Lexmark has completed the sale of its inkjet print technology to Japanese firm Funai Electric for approximately $100 million.
Whilst remaining in the laser printing market, it signals a transition for Lexmark, which intends to move its focus towards higher value scanning technology and software.
The sale follows the firm's announcement last year that it would withdraw from the inkjet market by 2013 at a cost of around 1,700 jobs.
Whilst focusing on new technologies, the sale is expected to save Lexmark close to $95 million per year.
The move is widely viewed as the right one for Lexmark, which flagged behind its competitors in the inkjet market, was the likes of HP, Canon and Epson accounted for almost 90 per cent of total sales worldwide.
In recent months, the brand has acquired a host of companies, such as BDGD Enterprise and Nolij Corporation, which deal with data capture, web based document imaging and workflow software.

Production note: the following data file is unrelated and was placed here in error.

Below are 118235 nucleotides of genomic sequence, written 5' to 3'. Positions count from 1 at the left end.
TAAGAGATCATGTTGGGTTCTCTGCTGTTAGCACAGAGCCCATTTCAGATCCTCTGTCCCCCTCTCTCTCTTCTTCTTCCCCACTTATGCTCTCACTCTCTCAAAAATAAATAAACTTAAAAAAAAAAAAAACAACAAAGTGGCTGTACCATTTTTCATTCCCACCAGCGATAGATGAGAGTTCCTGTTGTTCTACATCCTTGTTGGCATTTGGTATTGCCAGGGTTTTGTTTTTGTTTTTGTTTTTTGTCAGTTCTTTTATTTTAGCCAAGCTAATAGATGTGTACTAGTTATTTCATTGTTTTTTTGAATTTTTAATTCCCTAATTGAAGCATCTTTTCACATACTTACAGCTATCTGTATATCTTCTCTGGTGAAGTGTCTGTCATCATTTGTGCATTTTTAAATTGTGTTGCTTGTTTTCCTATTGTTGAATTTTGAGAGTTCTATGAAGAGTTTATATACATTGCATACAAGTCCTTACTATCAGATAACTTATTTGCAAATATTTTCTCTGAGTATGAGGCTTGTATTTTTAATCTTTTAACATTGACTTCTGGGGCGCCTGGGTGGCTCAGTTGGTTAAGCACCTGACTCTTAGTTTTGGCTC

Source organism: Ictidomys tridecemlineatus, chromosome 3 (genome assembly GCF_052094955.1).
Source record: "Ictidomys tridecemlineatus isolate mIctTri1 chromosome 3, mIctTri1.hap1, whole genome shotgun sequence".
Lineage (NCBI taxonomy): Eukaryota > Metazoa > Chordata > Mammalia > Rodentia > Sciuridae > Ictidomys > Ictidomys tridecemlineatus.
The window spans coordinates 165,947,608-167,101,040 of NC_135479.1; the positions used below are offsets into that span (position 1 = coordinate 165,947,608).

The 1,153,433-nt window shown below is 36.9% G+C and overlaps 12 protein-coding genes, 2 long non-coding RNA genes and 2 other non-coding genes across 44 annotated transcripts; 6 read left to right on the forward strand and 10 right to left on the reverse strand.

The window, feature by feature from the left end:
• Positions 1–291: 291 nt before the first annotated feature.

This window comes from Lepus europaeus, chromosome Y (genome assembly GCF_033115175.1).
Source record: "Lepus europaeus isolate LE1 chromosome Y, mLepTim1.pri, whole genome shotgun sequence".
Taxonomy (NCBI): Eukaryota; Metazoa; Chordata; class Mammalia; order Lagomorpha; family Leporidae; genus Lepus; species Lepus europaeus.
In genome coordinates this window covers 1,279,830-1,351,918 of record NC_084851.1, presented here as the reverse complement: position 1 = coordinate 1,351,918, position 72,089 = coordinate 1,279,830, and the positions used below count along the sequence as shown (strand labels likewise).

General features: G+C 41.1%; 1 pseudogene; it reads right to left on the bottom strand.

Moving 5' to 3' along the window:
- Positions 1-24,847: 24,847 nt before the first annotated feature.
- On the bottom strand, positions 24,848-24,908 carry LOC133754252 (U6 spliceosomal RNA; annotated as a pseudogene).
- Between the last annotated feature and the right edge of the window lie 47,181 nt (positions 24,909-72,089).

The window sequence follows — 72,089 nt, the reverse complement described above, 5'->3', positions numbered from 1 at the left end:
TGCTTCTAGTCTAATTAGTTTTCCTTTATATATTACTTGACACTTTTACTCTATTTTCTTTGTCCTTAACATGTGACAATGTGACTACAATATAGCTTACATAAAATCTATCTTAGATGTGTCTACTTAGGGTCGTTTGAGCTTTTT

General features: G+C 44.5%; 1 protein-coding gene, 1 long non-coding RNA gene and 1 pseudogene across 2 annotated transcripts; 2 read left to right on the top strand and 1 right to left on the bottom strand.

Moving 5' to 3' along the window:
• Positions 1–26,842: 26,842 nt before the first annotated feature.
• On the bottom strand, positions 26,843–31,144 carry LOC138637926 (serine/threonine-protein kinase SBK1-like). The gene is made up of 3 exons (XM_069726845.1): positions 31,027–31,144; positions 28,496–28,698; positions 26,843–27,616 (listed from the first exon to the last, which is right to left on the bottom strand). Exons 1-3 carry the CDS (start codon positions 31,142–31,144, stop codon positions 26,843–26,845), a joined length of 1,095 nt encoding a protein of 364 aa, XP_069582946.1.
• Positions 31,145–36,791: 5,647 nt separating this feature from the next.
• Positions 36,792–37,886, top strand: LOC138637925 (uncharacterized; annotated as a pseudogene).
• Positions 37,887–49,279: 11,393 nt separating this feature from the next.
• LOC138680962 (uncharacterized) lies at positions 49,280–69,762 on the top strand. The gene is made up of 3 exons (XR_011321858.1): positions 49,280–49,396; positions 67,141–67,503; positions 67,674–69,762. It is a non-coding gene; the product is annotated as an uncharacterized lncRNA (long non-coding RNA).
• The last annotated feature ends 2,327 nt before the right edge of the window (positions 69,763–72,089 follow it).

Lexmark CEO and chairman, Paul Rooke summarised the sale as a necessary transition, which allows the firm to focus its efforts on new technologies.
"As we continue our transition to becoming a leading end-to-end solutions provider, this transaction essentially completes our exit from the ownership of inkjet-related assets, although we will continue to support our existing customer base with the sale of inkjet supplies," said Rooke.
Despite the sale, Lexmark will maintain support for its existing inkjet customers.
Consumer electronics firm Funai Electric, which has manufactured hardware for Lexmark since 1997 will now manufacture inkjet hardware under its own branding as it takes on close to 1,500 inkjet patents as part of the deal.
Printing image from Shutterstock